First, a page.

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Microsoft Silverlight 5 is a rich application framework for creating high-performance, cross-platform desktop and mobile applications. In this course, author Walt Ritscher demonstrates how to build a variety of applications in Silverlight, with particular focus on building compelling business applications and delivering premium video and audio content. Developers will work with the C# programming language and Visual Studio Professional, as well as Expression Blend, a tool that simplifies creation of the interactive user interfaces expected in modern-day applications.
When you write C# code in .NET, you need to understand the type system. Because C# is a strong type language, you also need to understand type casting. Type casting is an important technique in C# and it is also necessary to understand in XAML files. First, let's look at this C# example. On line 22 in this example, I am declaring a variable of type list of double. Then on line 23, I am trying to call the DateTime.Now function which returns a date time. I am trying to assign that to the numbers variable.
This is not allowed in C# because they are not compatible types. I will get an error called Cannot implicitly convert type System.DateTime to System.Collections.Generic.List of double. Another example of illegal code is on line 29. I have declared a variable of type double, and I am trying to assign a string value to this. This is not allowed. The correct way to handle this is by using the parse method, in this case, the double.Parse method on line 32. Here I say double.Parse and I pass in the string value 150, and then I pass that parsed value over to the other side and to the variable called the weight.
At other times you use the casting operator like I am doing on line 33. The int value inside the open and close parentheses is a casting variable. Now, this also applies to XAML. I'll show you what I mean. I am inside Visual Studio and I am inside the XamlTypeConverters project. I am going to open up this MainPage.xaml and I am going to scroll down here to this section. On line 30, I have a TextBox that has a Background property. In XML, this property attribute is a string.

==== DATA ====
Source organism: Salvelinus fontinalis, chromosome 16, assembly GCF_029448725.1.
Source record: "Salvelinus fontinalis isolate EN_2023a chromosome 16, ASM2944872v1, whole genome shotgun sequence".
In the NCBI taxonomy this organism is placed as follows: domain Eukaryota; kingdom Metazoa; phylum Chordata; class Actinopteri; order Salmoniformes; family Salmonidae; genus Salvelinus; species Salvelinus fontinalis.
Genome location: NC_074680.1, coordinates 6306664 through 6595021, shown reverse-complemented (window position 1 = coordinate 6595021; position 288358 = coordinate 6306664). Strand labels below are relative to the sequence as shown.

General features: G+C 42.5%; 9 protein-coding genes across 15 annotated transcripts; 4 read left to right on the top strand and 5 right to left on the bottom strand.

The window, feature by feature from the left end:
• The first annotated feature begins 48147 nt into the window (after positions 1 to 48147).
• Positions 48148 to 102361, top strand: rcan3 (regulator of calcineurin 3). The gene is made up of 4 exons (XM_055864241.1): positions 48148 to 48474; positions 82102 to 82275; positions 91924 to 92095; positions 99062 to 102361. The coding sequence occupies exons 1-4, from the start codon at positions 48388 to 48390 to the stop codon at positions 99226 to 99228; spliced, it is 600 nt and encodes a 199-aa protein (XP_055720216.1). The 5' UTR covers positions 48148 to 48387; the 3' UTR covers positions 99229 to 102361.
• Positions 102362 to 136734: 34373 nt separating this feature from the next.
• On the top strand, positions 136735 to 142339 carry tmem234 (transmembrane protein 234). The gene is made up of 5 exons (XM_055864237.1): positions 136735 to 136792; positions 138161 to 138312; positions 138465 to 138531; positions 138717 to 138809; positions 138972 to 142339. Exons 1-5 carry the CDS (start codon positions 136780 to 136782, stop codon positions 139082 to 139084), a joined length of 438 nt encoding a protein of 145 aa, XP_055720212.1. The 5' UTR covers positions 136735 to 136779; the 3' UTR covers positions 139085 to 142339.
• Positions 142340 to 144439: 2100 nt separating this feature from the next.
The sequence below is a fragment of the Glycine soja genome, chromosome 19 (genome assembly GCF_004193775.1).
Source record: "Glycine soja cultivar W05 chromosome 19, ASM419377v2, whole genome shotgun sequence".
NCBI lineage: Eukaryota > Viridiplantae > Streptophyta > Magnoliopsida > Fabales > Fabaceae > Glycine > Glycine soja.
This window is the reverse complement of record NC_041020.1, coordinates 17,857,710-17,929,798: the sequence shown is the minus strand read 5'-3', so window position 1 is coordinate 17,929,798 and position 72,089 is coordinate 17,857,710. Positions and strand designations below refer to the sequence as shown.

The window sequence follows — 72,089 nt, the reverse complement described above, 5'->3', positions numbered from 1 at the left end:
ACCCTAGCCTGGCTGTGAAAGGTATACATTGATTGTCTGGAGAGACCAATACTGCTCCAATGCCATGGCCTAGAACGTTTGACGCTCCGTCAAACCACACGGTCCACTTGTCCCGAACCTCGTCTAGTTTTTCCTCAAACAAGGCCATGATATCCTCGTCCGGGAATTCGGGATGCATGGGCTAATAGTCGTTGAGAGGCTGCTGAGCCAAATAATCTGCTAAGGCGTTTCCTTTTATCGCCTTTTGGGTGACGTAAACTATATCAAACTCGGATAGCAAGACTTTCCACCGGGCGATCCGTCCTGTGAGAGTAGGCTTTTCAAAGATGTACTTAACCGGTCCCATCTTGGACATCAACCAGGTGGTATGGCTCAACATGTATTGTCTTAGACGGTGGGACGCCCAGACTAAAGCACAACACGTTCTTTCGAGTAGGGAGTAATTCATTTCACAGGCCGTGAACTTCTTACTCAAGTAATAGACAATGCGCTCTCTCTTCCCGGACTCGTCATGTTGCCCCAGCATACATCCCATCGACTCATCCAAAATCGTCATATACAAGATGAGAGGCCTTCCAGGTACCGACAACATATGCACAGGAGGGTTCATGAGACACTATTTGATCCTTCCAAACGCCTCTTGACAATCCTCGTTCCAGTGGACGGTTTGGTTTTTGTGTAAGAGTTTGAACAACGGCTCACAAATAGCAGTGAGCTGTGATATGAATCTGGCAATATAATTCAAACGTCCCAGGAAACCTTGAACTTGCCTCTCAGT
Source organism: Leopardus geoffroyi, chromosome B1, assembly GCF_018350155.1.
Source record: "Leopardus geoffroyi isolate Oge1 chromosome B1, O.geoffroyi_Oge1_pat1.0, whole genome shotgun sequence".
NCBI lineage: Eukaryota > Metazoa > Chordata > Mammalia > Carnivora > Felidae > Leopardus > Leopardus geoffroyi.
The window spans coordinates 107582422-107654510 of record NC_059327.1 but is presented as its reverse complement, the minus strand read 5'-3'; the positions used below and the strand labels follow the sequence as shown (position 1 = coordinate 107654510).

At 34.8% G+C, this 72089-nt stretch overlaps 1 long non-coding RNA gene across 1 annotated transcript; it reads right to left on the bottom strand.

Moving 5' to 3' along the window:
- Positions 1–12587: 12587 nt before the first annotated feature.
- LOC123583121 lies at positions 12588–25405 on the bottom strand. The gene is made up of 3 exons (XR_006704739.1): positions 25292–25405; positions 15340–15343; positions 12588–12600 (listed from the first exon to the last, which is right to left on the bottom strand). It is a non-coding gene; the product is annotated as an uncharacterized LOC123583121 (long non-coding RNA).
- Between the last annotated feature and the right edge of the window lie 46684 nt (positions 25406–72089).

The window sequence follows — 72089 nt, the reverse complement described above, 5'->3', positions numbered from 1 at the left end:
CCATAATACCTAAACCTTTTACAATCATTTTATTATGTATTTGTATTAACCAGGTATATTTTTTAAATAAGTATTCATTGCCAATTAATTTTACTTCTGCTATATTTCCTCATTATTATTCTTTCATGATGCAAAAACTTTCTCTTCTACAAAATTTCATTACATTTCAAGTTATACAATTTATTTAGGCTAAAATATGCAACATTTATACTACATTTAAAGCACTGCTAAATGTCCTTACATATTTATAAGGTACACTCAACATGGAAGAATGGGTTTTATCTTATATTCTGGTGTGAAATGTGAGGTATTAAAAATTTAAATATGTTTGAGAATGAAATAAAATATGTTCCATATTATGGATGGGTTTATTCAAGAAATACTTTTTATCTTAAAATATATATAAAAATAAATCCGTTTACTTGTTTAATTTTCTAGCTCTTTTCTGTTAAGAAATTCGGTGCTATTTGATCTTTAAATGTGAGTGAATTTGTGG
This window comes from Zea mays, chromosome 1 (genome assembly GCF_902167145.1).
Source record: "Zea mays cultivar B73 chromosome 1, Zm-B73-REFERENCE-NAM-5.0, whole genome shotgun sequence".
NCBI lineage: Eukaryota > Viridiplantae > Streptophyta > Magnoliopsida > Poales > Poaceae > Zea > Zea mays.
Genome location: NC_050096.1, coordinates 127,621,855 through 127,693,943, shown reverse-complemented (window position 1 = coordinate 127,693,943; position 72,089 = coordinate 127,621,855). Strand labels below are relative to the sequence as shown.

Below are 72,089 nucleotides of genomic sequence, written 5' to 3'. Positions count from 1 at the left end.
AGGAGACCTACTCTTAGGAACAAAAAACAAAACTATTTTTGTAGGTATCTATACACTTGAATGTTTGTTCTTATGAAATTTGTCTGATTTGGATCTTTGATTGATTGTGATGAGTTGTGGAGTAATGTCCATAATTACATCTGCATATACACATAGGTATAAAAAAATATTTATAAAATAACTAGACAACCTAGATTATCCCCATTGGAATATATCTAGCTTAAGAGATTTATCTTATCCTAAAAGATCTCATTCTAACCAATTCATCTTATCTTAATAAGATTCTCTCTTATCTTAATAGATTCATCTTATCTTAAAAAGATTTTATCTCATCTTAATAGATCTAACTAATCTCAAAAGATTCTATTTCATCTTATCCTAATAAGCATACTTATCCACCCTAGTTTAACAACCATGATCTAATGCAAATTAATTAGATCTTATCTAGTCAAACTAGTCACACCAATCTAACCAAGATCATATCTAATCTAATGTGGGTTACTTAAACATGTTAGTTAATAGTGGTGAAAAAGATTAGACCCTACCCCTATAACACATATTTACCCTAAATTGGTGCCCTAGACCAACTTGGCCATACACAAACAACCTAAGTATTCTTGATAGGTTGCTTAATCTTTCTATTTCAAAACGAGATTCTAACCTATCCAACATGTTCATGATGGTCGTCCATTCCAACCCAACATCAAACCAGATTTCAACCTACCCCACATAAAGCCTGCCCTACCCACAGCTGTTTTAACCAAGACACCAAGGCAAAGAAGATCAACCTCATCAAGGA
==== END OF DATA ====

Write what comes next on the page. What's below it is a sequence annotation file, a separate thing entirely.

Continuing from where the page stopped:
So this is a string value that's being passed to this property. If I press F1 while I am on this property named Background to launch the help system, I can see here that the Background property is typed as Brush, not as String. That means that there has to be a casting operation to happen. Silverlight uses something called a Type converter to do this. The Type converter takes the string and turns it into the correct type, in this case, to Brush type.
Let's look at some more examples. Here in the example where the Text property is of type string. So this is a string to string assignment, no casting necessary. This is a string to brush. This is a numeric value, over here, of the Width, but I am passing a string. So this has to go through a conversion and it's even more complicated than that because I can put suffixes on the end of this string. The cursor is an enumerated type, press F1 to take a look at this, and this is of type Cursor which is an enumerated type, so this gets passed through the enumeration type converter.
So I can type the string name but it gets turned into the enumerated value. Here's another example, Margin='245,0' this is a delimited set of numbers that get passed to the Margin type. The thing about Type conversions is they happen at compile time. So when I go up and I do Build>Solution, it's going to run this number through the type converter and statically store it in my compiled version of the application. If I want to do runtime conversions, for runtime code, I want to use something called a markup extension.
Here is the syntax for this and I do cover this in another movie. The last demo I wanted to show you is a control that I wrote on my own. This means I also have to write my own type converters. So I'll write a custom user control called the WeatherControl, here it is, very plain looking UI. And then in my Code behind, I created a property on it, WeatherBackground, that returns a Brush. This is my property, WeatherBackground. If I assign a string to this, I need to convert it to the correct brush.
So I wrote a type converter class, over here, WeatherTypeConverter, that derives from TypeConverter. And the important two functions here are CanConvertFrom, here I say, if I get a string passed into the type converter, I know how to convert that. And then this function ConvertFrom is the actual code that does the work. What I do inside this function is I get the incoming value, which is passed to me right here. That will be the string name. I store it in the string, then I have a switch statement down here that says, if I get the string Sunny, return a Yellow brush, and if I get the string Foggy, return a Gray brush and so on. Okay.
Now, we go back over to MainPage, I am instantiating an instance of my WeatherControl, I am saying WeatherBackground='Sunny', that comes in and that should give me a yellow brush. If I change this with one of the other ones, Rainy, it changes to a blue brush. Here I have shown you how type converters are called whenever you assign a value to XAML that is a non-string property.
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